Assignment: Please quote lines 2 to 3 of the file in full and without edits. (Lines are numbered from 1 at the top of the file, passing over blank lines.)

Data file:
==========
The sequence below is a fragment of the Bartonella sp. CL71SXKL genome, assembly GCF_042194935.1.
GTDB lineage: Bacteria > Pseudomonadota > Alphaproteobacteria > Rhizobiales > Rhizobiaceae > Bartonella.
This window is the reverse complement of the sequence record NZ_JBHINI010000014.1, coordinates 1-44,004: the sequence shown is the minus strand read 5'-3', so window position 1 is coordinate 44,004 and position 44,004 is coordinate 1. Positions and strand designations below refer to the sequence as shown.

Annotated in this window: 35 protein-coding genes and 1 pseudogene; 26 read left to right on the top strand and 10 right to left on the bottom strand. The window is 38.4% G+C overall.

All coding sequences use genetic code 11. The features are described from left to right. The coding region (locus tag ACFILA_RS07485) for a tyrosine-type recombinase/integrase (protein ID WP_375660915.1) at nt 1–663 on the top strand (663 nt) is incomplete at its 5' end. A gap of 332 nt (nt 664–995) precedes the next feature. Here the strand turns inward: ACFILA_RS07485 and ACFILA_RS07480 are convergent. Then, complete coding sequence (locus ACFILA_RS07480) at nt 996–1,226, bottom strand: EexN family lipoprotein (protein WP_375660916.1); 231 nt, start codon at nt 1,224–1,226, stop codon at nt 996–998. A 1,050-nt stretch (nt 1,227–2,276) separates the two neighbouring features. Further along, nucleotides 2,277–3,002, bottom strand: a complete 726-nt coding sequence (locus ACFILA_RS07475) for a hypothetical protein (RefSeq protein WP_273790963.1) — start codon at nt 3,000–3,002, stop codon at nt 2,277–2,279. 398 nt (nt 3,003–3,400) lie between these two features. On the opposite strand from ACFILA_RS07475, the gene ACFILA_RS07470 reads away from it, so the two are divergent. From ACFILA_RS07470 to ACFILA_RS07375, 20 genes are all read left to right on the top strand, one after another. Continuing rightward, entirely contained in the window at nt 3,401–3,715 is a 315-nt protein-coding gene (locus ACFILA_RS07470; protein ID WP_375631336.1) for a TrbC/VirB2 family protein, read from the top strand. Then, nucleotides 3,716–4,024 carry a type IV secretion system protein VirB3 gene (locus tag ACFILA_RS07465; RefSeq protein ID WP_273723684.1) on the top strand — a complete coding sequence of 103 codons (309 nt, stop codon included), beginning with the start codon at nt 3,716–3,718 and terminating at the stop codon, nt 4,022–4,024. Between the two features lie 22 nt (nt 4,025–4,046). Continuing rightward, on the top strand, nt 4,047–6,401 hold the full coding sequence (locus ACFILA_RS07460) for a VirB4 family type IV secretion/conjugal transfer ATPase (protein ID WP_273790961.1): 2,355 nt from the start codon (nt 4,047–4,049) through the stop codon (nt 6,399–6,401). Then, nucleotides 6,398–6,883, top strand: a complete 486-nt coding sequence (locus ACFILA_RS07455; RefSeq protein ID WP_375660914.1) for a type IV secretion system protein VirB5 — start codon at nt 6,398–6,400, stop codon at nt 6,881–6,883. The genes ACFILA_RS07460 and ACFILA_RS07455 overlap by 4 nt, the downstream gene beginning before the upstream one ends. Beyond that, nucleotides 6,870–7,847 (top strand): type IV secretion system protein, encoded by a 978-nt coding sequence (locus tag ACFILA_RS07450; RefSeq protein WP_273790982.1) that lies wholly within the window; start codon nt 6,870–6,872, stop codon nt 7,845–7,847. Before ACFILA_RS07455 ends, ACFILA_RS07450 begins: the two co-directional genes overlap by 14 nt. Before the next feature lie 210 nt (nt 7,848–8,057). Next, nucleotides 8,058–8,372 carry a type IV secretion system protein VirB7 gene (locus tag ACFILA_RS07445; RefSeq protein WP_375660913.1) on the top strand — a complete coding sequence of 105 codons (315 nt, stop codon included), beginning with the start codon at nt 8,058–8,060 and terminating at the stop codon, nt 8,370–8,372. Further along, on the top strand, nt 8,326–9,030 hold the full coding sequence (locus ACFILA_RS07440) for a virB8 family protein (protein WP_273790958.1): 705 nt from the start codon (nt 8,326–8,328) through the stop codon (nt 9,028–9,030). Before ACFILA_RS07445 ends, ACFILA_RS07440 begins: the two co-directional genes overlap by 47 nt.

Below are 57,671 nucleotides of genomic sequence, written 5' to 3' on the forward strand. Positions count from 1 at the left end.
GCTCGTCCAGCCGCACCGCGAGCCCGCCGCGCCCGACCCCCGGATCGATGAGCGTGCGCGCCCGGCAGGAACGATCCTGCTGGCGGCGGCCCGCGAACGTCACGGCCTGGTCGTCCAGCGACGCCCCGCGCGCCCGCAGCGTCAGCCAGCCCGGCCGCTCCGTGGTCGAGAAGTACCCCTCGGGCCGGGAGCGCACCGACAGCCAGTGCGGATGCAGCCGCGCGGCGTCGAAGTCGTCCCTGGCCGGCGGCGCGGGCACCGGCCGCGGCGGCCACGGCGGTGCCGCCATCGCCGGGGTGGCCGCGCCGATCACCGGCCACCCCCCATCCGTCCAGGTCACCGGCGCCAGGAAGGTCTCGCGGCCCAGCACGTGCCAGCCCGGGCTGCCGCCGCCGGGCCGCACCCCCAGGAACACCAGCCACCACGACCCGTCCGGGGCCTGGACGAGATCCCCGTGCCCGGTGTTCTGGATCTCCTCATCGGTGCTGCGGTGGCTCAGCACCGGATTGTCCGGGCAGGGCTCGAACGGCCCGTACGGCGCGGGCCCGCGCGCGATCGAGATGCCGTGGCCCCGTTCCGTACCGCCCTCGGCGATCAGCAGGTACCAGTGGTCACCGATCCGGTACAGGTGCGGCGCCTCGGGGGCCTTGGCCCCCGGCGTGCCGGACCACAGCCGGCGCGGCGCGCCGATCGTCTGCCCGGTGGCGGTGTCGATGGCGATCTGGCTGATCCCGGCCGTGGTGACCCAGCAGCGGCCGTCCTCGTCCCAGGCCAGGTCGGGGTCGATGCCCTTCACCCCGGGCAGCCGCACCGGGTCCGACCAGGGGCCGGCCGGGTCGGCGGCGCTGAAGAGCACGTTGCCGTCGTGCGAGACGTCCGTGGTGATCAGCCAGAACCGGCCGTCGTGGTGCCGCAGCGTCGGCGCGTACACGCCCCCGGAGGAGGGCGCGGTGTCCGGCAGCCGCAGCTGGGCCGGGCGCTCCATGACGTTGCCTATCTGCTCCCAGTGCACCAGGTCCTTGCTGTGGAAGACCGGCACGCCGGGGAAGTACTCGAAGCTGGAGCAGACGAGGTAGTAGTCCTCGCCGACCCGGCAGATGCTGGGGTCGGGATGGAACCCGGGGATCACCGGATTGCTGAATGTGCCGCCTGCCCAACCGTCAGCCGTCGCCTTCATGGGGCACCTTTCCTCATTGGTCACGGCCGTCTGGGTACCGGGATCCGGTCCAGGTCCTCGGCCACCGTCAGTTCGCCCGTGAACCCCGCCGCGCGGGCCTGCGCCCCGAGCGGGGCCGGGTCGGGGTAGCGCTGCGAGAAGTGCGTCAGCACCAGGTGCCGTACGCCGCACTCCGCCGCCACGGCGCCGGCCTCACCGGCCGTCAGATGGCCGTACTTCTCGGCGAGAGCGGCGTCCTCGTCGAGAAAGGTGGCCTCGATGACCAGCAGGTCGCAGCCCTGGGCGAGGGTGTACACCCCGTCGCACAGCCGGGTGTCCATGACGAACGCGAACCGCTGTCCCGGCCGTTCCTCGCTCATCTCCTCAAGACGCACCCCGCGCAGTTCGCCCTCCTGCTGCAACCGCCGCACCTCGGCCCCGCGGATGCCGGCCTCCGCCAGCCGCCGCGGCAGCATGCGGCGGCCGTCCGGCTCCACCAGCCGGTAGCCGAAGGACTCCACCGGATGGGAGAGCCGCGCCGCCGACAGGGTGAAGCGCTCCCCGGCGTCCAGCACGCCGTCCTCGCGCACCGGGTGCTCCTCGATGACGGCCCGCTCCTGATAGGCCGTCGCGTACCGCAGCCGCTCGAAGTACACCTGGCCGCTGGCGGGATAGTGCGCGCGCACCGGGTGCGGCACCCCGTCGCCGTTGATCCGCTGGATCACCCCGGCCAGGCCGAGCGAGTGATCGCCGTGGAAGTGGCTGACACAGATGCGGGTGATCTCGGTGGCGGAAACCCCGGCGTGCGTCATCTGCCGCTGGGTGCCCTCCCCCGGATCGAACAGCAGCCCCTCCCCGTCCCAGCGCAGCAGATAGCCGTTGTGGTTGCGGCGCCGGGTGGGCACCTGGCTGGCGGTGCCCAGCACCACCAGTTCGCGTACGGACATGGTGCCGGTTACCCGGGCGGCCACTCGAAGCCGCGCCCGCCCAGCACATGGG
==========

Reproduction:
GTDB lineage: Bacteria > Pseudomonadota > Alphaproteobacteria > Rhizobiales > Rhizobiaceae > Bartonella.
This window is the reverse complement of the sequence record NZ_JBHINI010000014.1, coordinates 1-44,004: the sequence shown is the minus strand read 5'-3', so window position 1 is coordinate 44,004 and position 44,004 is coordinate 1. Positions and strand designations below refer to the sequence as shown.